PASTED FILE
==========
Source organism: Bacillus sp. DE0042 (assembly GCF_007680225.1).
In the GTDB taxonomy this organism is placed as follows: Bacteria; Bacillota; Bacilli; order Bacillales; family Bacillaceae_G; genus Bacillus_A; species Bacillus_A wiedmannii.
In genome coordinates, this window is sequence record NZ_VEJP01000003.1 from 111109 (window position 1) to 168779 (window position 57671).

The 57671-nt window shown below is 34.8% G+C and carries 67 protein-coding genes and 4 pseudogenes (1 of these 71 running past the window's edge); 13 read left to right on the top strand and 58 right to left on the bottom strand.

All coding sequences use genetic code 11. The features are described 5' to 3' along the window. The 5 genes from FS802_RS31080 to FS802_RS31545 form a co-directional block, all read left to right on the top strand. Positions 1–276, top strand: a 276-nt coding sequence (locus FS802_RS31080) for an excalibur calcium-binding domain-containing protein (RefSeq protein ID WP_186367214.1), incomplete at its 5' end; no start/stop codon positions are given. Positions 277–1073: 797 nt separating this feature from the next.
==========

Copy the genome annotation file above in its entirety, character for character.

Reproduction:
Source organism: Bacillus sp. DE0042 (assembly GCF_007680225.1).
In the GTDB taxonomy this organism is placed as follows: Bacteria; Bacillota; Bacilli; order Bacillales; family Bacillaceae_G; genus Bacillus_A; species Bacillus_A wiedmannii.
In genome coordinates, this window is sequence record NZ_VEJP01000003.1 from 111109 (window position 1) to 168779 (window position 57671).

The 57671-nt window shown below is 34.8% G+C and carries 67 protein-coding genes and 4 pseudogenes (1 of these 71 running past the window's edge); 13 read left to right on the top strand and 58 right to left on the bottom strand.

All coding sequences use genetic code 11. The features are described 5' to 3' along the window. The 5 genes from FS802_RS31080 to FS802_RS31545 form a co-directional block, all read left to right on the top strand. Positions 1–276, top strand: a 276-nt coding sequence (locus FS802_RS31080) for an excalibur calcium-binding domain-containing protein (RefSeq protein ID WP_186367214.1), incomplete at its 5' end; no start/stop codon positions are given. Positions 277–1073: 797 nt separating this feature from the next.